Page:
John Ur introduces us to the fine films from the land of lakes: Michigan.
"Mishigama," or "Large Water," is the original name the Ojibwe people gave to Lake Michigan, and it's where state of Michigan, bordered by four of the five Great Lakes, took its name. The state seems to stick out from the rest of the States like a sore thumb, or as the Lower Peninsula is more commonly known, a “mitten.” Not only is it geographically unique (is it Midwest? Is it East?), but did you know that Grand Rapids was the first city in the U.S. to put fluoride in their water?
While you’re sitting at home, pondering the glass of water you’re drinking and thinking to yourself,“Fluoride? I didn’t know I was drinking fluoride,” I’m going to jump quickly into Michigan movies. If I were an immoral man, I would recommend Grosse Pointe Blank, which is set in the small town of Grosse Pointe, Michigan. But only one scene in a house and an aerial over Lakeshore Drive were shot there. The rest was shot elsewhere (mostly in California). Dear Grosse Pointe government officials: If you do not allow movies to be shot in your town, I cannot put your town in this column and you won’t find any tourists heading your way. Thank you.
Tourists who do make it to Michigan will find that the Wolverine State has the longest freshwater shoreline in the world thanks to the unique formation of its land boundaries from two different peninsulas. The largely forested, and sparsely populated, Upper Peninsula is a different world from the Lower Peninsula. The “U.P.,” as its often called, contains the Porcupine Mountains, which according to some definitions are the oldest mountains in North America. You’ll also find here Isle Royale National Park. The namesake island is the largest in Lake Superior, and its wolf and moose populations are studied closely as an example of a predator-prey relationship in a closed environment.
The Lower Peninsula is flatter and known less for its natural landscape than for its ability to produce automobiles. You can catch the beauty of the Lower Peninsula in Sam Mendes’s 2002 period drama, Road to Perdition. It was filmed mostly in and around Chicago, but the end scene with Michael Sullivan (Tom Hanks) and his son (Tyler Hoechlin) took place on the shores of Lake Michigan. At the end of their long journey attempting to escape the outstretched arm of gangster retribution, Sullivan and his son head to Perdition (a fictional town filled in by Saugatuck, Michigan, not far from Holland). They climb over sand dunes in Saugatuck Dunes State Park and hang out on the beach watching the tiny waves of the lake lap against the shore.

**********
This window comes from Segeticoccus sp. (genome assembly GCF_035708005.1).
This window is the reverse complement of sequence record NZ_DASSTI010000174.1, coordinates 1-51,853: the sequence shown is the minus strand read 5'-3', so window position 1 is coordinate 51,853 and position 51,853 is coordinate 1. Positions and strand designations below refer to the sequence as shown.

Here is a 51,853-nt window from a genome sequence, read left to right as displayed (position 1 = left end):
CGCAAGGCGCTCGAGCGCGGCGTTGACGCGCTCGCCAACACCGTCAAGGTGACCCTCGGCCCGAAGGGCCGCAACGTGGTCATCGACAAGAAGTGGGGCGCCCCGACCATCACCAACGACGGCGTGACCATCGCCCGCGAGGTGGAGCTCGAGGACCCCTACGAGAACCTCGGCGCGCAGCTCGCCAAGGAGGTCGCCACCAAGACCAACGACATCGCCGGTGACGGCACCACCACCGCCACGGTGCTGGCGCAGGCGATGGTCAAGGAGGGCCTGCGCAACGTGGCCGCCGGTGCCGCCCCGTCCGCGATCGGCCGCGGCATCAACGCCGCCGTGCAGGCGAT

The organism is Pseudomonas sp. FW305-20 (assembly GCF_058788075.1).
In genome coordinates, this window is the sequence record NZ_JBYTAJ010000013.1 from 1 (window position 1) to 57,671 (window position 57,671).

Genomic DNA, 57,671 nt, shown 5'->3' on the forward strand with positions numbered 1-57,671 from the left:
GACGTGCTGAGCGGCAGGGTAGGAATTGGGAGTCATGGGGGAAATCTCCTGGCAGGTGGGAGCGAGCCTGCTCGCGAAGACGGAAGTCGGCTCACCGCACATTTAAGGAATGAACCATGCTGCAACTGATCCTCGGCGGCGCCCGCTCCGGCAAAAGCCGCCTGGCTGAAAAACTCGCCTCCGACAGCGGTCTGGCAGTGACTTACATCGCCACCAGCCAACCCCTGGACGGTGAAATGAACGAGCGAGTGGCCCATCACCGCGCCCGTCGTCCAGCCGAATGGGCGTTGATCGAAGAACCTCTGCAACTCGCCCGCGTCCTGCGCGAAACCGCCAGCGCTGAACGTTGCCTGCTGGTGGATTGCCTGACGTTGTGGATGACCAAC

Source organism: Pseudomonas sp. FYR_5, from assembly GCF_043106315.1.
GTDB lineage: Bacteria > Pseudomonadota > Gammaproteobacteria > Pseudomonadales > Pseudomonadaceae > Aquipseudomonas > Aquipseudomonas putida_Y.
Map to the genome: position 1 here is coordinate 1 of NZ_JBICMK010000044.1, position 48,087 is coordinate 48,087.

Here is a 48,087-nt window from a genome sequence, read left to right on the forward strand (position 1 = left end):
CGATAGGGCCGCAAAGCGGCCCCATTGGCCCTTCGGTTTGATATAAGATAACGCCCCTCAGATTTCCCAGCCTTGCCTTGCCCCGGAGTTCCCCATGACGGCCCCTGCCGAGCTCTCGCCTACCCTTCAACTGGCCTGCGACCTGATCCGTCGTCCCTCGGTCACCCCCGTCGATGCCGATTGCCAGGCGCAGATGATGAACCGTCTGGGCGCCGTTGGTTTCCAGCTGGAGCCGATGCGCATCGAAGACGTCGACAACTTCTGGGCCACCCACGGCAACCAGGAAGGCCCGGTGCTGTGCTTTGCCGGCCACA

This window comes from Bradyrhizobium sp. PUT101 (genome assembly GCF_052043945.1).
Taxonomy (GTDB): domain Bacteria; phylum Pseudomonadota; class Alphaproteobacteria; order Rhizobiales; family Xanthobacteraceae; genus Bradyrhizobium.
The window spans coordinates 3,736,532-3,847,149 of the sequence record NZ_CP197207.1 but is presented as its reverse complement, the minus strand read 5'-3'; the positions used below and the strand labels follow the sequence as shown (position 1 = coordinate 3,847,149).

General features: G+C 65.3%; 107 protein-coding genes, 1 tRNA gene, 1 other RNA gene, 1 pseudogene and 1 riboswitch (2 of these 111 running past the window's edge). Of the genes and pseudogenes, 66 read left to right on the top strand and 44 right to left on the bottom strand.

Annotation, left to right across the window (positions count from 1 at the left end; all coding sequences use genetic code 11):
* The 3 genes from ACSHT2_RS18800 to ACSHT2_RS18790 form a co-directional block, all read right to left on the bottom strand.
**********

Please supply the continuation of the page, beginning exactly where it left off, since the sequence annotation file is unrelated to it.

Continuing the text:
But the Lower Peninsula is not all small towns and lakeside beach resorts. Detroit is the country’s 11th largest city in population as of 2006. It is known for many positives: the aforementioned auto industry, the most recent Stanley Cup Champion Detroit Red Wings, and Motown music. It is also infamous for negatives, including the long decline of said auto industry and the label of “murder capital of the U.S.,” which it is still trying to shake even though the crime statistics prove otherwise.
Some people would likely throw objects at me if I failed to mention 8 Mile here. I haven’t seen the movie, but I can tell you that it’s a story of a white rapper in Detroit trying to come to terms with his lifestyle. 8 Mile is a reference to the road which separates the largely white suburbs of the city from the largely African-American Detroit. But for me, the premiere Detroit movie is Out of Sight. The movie starring George Clooney and a pre-JLo Jennifer Lopez centers around Clooney’s criminal character, Jack Foley, making his way from Florida to Detroit for one last robbery before retirement. U.S. Marshal Karen Sisco, (Lopez) is hot on his tracks, literally and figuratively.
Director Steven Soderbergh and cinematographer Elliott Davis did a great job making visual distinctions between scenes filmed in Miami and those in Detroit. Miami has a very gold, red, and yellow look. It’s warm, the sun is shining, and bodies are glistening. Detroit is cool and cold, metallic even with blues and grays wrapping around the snow sprinkled city. The Motown soundtrack led by the Isley Brothers’ “It’s Your Thing” puts an added layer of context to the film.
The boxing scenes in the film took place at the State Theater and at the Kronk Recreation Center on McGraw Street in Detroit. You can see more of Detroit as Snoop (Don Cheadle), Kenneth (Isaiah Washington), and Glenn (Steve Zahn) roll down the streets on the way to a crime. The skyline of the city is visible in a scene where Foley and Sisco are having a drink together in a hotel bar on one of the upper levels of a skyscraper.
Soderbergh does not belittle the city even though it has been the
butt of jokes and criticisms aplenty for many years. In fact, he takes
a cold, harsh city known as being one of the most dangerous around, and
makes it seem appealing. Maybe Soderbergh was listening to native
Michigander Sufjan Stevens’s album, "Greetings from Michigan." Or maybe
it’s just the fluoride in the water.
Also Recommended: Semi-Pro
Photo: Saugatuck Dunes State Park by Kenneth Walters